TAX ARBITRAGE: Introduction

In the 1970s and 1980s, Sweden imposed the industrialized world’s most steeply progressive income tax schedule. Due to the compound impact of income taxes, value added taxes, and payroll taxes, the marginal tax wedges (differences between productivity and real take home pay) for some broad categories of employees was in the range 80-90 percent. The gut reaction of most economists would certainly be that tax distortions of such magnitudes ought to imply a high and easily detectable cost in the form of lost work hours.

Even so, recent studies suggest that the response in work effort was quite modest. A recent evaluation of the major 1990-91 Tax Reform Act conveys a similar picture. Despite marginal rate cuts by between 24 and 27 percentage points for large groups of full-time employees, labor supply appeared unresponsive.

Do Swedes bother less about incentives than people at large? We believe the answer is no. There are many ways of rationalizing a small labor supply response to high tax wedges. Lindbeck (1995) maintains that because of the slow-moving influence of habits and social norms, it may take a long time until disincentive effects harm the economy.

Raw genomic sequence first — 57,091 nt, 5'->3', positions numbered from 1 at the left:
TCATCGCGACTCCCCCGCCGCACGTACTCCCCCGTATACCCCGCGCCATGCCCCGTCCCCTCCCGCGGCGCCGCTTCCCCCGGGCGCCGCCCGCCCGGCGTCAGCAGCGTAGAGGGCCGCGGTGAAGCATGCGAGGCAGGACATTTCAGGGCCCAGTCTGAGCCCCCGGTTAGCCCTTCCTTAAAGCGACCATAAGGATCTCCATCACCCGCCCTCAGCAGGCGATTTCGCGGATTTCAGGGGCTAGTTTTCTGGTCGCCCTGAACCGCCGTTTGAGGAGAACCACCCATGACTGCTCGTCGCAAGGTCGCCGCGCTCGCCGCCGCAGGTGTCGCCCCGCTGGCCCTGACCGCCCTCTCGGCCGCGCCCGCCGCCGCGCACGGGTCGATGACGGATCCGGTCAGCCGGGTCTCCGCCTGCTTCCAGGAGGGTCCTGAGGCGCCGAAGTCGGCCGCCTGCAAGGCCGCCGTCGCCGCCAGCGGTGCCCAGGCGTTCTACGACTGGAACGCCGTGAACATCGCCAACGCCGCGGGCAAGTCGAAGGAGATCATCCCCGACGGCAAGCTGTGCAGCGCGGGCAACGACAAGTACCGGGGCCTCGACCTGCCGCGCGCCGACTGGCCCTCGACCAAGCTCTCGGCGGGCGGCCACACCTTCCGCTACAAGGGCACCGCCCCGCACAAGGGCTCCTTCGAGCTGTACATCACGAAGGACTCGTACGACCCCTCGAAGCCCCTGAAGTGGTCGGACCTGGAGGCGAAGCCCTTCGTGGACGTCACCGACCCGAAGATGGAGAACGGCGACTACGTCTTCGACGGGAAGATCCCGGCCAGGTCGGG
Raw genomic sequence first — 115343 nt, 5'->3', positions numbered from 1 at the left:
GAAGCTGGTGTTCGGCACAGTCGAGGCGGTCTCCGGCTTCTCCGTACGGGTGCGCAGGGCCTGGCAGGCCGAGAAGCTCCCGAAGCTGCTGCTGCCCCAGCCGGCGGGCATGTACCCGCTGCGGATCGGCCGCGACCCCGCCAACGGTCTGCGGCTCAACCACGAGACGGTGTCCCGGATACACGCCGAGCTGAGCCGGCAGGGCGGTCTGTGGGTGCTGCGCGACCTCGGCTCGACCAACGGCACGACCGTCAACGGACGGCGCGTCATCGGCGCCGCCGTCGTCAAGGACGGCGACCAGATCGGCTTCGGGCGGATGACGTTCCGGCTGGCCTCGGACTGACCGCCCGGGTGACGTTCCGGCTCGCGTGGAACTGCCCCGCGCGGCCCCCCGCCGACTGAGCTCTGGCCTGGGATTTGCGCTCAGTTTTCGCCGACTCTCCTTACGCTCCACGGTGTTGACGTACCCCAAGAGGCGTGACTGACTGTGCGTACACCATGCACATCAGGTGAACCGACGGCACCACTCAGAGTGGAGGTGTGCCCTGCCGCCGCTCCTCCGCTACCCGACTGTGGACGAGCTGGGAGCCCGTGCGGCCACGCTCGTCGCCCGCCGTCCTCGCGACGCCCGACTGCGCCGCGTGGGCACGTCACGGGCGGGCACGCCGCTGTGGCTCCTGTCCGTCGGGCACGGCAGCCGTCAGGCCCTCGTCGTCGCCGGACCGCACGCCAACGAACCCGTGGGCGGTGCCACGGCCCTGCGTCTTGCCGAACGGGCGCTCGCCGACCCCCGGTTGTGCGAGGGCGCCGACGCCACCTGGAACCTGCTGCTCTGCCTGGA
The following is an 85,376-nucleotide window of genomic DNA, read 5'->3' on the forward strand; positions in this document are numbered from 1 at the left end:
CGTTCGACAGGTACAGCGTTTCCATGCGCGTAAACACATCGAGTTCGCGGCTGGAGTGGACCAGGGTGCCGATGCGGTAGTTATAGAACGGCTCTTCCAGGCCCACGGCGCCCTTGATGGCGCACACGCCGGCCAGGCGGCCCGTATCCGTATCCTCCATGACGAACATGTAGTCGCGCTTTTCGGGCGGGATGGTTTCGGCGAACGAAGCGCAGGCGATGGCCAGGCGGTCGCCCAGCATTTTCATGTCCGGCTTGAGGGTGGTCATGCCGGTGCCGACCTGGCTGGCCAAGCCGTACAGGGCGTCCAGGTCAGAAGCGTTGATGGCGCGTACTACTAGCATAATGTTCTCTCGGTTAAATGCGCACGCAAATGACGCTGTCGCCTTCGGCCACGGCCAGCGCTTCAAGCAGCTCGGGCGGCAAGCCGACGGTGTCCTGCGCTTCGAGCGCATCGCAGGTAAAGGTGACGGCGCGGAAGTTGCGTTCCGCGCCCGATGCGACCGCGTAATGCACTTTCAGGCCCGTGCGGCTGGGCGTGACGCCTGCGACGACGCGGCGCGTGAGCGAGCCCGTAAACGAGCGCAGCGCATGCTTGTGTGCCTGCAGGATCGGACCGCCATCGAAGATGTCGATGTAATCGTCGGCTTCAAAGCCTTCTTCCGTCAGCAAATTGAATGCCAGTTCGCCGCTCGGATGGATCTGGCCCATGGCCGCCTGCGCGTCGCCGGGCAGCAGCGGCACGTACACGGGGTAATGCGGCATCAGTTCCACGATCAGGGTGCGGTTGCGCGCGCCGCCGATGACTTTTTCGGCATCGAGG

Sandmo (1991) discusses the possibility that the welfare state may mitigate tax disincentives by public spending programs that promote labor supply. Similarly, Bergstrom and Blomquist (1996) suggest that the extensive provision of heavily subsidized child care favors market work in spite of high taxes. According to Summers, Gruber and Vergara (1993), the corporatist Swedish wage bargaining system may have internalized some of the negative labor supply disincentive effects.